People who feel less safe are more afraid of changing whatever has worked in the past, and so hold on more tightly to typical past behaviors and practices. They are more worried about the group damaging the talky collective, via tolerating free riders, allowing more distinct subgroups, and by demanding too much from members who might just up and leave. Also, those who feel less able to influence communal discussions prefer groups norms to be enforced more simply and mechanically, without as many exceptions that will be more influenced by those who are good at talking.

I argue that this key “left vs. right” inclination to focus more vs less on a talky collective is the main parameter that consistently determines who people tend to ally with in large scale political coalitions. Other parameters can matter a lot in different times and places, but this is the one that consistently matters. This parameter doesn’t matter much for how individuals relate to each other personally, and at smaller social scales like clubs or firms, coalitions form more via our general Machiavellian abilities, based on parameters than matter directly in those contexts. But everyone has an intuitive sense for how much we all expect and want big issues to be handled by a talky collective of “everyone” with any power. The first and primary political question is how much to try to resolve issues via a big talky collective, or to let smaller groups decide for themselves.

This account that I’ve just outline does reasonably well at accounting for many known left-right patterns. For example, the right is more conscientious, while the left is more open to experience. The left prefers more varied niche types of sports, movies, and music, while the right prefers fewer standardized types. Artists, musicians, and comedians tend to be on the left. Right sports focus more on physical strength and combat, stronger men have stronger political opinions, and when low status they favor more redistribution. People on the right are less reflective, prefer simpler arguments, are more sensitive to disgust, and startle more easily.

Education elites are more left than business elites. In romance and spirituality, the left tends to favor authentic feelings while the right cares more about standards of behavior. The left is more spiritual while right is more religious. Left jobs focused more on talking and on a high tail of great outcomes, while right jobs focus more on avoiding a low tail of bad outcomes.

The left is more okay with people forming distinct subgroups, even as it thinks more in terms of treating everyone equally, even across very wide scopes, and including wide scopes in more divisive debates. The right wants to make redistribution more conditional, more wants to punish free riders, and wants norm violators to be more consistently punished. The left tends to presume large scale cooperation is feasible, while right tends to presume competition more. The left hopes for big gains from change while the right worries about change damaging things that now work.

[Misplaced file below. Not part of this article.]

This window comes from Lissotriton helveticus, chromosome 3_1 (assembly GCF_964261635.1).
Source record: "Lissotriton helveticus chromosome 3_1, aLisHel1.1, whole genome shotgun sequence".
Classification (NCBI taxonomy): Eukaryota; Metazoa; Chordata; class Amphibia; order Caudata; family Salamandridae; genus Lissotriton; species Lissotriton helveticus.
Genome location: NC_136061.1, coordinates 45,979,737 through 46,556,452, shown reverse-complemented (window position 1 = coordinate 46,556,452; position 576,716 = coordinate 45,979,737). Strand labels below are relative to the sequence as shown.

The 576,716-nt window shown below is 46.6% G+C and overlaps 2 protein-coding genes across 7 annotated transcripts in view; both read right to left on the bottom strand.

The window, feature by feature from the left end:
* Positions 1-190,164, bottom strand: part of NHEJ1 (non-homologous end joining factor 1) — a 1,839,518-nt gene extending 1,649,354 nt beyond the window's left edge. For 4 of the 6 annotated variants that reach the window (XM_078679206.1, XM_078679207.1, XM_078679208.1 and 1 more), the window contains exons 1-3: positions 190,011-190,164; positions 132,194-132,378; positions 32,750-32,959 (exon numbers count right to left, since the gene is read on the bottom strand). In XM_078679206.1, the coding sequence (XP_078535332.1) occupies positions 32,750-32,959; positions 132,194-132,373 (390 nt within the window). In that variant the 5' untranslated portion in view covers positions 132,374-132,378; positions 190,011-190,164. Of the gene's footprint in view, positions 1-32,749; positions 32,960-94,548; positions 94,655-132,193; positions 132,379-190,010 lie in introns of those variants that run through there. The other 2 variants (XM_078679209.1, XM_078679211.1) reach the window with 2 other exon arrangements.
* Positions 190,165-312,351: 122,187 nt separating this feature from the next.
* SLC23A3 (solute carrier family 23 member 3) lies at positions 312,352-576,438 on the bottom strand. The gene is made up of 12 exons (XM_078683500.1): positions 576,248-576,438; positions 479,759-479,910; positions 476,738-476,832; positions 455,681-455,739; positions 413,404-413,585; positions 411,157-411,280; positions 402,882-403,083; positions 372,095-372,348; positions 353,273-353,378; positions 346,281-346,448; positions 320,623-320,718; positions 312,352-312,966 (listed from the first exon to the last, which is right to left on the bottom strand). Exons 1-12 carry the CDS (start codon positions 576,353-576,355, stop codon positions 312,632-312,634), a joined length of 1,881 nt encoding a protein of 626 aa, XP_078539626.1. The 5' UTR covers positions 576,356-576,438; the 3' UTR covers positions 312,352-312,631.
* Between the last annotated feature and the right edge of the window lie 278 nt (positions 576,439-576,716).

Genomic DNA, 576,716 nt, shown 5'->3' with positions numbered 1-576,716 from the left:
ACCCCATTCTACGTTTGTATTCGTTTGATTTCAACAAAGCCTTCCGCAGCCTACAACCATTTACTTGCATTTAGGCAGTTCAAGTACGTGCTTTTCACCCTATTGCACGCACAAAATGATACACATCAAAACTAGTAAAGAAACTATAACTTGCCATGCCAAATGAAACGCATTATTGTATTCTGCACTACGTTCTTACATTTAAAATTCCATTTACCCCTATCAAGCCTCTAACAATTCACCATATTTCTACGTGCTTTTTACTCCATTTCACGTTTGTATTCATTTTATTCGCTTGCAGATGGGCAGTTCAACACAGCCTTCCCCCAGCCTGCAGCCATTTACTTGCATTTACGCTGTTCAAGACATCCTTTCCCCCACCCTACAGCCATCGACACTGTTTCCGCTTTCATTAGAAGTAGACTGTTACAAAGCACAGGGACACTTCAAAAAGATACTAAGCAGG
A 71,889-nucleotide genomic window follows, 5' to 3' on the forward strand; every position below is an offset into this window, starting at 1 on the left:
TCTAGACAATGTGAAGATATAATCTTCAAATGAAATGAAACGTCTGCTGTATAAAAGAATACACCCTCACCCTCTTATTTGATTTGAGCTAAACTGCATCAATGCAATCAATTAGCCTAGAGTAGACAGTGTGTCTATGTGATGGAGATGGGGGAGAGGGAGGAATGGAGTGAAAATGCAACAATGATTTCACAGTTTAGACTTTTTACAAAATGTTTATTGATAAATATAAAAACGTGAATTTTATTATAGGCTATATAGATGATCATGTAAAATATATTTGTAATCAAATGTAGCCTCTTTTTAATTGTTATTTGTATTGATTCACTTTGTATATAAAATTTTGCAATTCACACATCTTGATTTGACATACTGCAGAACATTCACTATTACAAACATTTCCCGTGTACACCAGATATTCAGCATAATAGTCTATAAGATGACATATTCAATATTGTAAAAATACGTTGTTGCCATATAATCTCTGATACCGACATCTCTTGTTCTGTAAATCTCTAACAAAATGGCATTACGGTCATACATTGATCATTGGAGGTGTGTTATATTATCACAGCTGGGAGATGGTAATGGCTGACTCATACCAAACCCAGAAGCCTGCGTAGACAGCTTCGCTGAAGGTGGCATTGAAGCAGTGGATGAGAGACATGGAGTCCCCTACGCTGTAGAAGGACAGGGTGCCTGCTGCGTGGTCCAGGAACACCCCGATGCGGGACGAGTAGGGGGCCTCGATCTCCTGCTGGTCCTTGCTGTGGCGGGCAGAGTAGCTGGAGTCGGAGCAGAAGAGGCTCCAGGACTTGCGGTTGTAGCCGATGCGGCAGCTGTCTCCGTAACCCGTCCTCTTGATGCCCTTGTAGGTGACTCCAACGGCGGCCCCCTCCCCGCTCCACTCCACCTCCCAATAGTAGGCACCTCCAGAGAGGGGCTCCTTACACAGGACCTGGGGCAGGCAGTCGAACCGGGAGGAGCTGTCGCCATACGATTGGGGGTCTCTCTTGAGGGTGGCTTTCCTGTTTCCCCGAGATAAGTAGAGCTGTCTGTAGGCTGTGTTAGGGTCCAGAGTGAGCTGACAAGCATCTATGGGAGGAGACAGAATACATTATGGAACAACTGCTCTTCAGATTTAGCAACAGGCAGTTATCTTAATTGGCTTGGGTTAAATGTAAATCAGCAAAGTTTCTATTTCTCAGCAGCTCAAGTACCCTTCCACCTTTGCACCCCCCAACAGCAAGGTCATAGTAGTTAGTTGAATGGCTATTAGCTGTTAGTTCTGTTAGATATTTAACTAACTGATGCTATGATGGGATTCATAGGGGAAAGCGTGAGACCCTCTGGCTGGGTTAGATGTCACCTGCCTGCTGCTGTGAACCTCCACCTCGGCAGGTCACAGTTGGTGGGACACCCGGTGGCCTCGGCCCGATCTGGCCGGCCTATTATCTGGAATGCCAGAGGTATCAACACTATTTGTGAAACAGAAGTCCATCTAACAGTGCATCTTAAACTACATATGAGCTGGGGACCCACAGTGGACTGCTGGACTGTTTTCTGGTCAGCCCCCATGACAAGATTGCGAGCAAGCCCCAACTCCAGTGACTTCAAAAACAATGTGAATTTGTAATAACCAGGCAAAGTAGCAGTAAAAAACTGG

Views tend to drift leftward as nations and the world get richer. Left versus right isn’t very useful for predicting individual behavior outside of politics, even as it is the main parameter that robustly determines large scale political inclinations. People tend to think differently about politics on what they see as the largest scales; for example, there are whole separate fields of political science and political philosophy, which don’t overlap much with fields dealing with smaller scale politics, such as in clubs and firms.

I shouldn’t need to say it but I will anyway: it is obvious that a safe playful talky collective is sometimes but not always the best way to deal with things. Its value varies with context. So sometimes those who are more reluctant to invoke it are right to be wary, while at other times those who are eager to apply it are right to push for it. It is not obvious, at least to me, whether on average the instincts of the left or the right are more helpful.

I’ve noted before that if one frames left attitudes as better when the world is safe, while right attitudes as better when world is harsh, the longer is the timescale on which you evaluate outcomes, the harsher is the world.

Added 9Sept: This post didn’t say much directly about farmers. In the much larger farmer social groups, simple one layer talky collectives were much less feasible. Farmer lives had new dangers of war and disease, and neighboring groups were more threatening. The farmer world more supported property in spouses and material goods and had more social hierarchies, farmer law less relied on a general discussion of each accused, and more reliable food meant there was less call for redistribution. Farmers worked more and had less time for play.  Together, these tended to reduce the scope of safe playful talky collectives, moving society in a rightward direction relative to foragers.